Moving to the Cloud? Five Questions You Must Ask Cloud Providers: Page 2


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3. How will you protect my data?

Just because a vendor claims that cloud security is a priority doesn’t mean that their security practices are up to the challenge of warding off ever-evolving threats. For instance, everyone knows that they need to have an IPS in place, but does your vendor have a cloud-capable IPS?

“Many appliances have packet-inspection settings that are designed to fail on,” said Joe Anthony, Director of Security Product Management for IBM. If the device is overwhelmed with peak traffic or by, say, a flood of rich media, the bulk of the traffic will, by default, pass through with only small samples inspected for threats.

This shortcoming will typically be logged, alerting administrators to the problem, but how many will actually follow up? Anthony recommends IPS solutions with 20 GBps capabilities, at minimum, for public cloud environments.

Trust is another major concern. “In the cloud, previous outsiders quickly become insiders,” said Mike Gault, CEO of GuardTime, a provider of keyless signatures used to validate the integrity of data. “There is no distinction between the two. With all of the new risks inherent with cloud computing, it’s especially important to recalibrate trust. To be blunt, you really can’t trust anyone anymore.”

This means having security in place for data protection and integrity, to protect against data loss and to secure the application layer, not just the network and access.

4. How will I know that you are properly protecting my data?

Okay, so your vendor says that they have strong security. Now, prove it. What are the monitoring and logging policies? Who audits them for security compliance (and to what standards) and what sort of access will you have to those audits?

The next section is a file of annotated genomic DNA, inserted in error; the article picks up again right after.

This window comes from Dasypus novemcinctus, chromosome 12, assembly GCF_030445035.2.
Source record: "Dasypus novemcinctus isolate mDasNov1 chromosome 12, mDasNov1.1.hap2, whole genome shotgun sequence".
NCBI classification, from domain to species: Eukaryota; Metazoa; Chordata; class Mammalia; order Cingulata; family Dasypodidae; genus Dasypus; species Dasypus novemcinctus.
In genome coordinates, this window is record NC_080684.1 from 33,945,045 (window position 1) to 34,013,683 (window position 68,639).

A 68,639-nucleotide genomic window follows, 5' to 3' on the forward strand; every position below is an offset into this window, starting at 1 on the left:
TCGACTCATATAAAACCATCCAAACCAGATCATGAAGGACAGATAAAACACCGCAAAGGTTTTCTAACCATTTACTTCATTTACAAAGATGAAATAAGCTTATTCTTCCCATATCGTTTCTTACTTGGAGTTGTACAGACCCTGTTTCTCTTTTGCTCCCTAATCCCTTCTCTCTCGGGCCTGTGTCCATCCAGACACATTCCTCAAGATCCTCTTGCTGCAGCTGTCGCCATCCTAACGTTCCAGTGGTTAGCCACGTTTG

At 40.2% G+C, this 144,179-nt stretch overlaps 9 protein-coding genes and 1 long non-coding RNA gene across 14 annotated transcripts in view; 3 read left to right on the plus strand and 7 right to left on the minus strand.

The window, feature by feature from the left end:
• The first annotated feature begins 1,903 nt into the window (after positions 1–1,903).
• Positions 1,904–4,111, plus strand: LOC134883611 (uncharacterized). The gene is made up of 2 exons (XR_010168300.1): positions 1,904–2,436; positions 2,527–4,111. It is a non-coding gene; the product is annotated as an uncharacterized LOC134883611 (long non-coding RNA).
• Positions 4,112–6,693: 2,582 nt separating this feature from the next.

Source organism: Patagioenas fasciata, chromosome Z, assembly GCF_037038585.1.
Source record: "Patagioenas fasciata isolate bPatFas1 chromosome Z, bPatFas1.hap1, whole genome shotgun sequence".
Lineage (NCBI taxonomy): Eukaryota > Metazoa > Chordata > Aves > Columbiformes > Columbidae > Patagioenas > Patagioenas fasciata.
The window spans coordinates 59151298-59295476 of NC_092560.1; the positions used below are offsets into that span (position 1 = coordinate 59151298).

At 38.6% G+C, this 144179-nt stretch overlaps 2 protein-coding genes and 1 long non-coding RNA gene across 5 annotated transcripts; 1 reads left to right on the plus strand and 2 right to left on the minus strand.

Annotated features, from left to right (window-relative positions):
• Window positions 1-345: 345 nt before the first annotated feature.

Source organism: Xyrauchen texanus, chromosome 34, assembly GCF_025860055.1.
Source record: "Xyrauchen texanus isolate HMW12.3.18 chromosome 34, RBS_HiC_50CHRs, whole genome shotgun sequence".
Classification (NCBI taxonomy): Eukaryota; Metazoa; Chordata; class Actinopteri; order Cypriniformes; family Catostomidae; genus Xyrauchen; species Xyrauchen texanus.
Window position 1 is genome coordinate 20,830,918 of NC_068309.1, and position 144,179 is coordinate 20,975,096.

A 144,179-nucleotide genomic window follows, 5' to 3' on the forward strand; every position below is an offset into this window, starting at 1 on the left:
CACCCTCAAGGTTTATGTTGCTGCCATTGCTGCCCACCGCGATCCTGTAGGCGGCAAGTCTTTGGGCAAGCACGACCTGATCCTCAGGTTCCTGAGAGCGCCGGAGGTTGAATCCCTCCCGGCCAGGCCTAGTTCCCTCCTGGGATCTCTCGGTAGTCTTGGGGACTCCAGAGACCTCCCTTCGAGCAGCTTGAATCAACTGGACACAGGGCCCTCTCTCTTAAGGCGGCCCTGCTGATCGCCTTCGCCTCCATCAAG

5. How can I trust that you’ll be a viable company in the long run?

Cloud computing has accelerated the challenges that incumbent providers face from upstarts and startups. It’s cheaper and easier to get a full-blown IT service up and running today than it was even a couple years ago.

With that sort of upheaval, though, comes uncertainty. You can be pretty confident that the old vendors you know and trust (and sometimes loathe) will be around to support and service you. If one of them implodes, that’s not even such a big concern because ISVs and various consultants will be able to step in.

Stability in the cloud is something that is still a ways off. “We’re a cloud provider, but a question we ask before adopting cloud or SaaS internally is ‘are you going to be around for the long haul?’” said Aaron Levie, co-founder and CEO of Box, a cloud content management provider.

If it’s a startup, how well are they funded and by whom? What is their exit strategy, be it independence or acquisition? How sound is the business model?

Of course, I asked Levie how he answered that question for Box. “We’re focused on being independent. Period,” he said. Levie noted that the company’s recent $48-million round of VC funding will be used to build out infrastructure, recruit more high-profile senior executive talent, build out a larger IT and support staff and expand the service portfolio. They currently have over 5 million users, and count more than 6,000 companies as customers, including 73% of the Fortune 500.

How often do you ask vendors about financials and its business model? In the cloud, it’s a question you neglect at your own risk.

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Tags: cloud computing, Cloud Providers, cloud computing contract, private cloud, Cloud Migration

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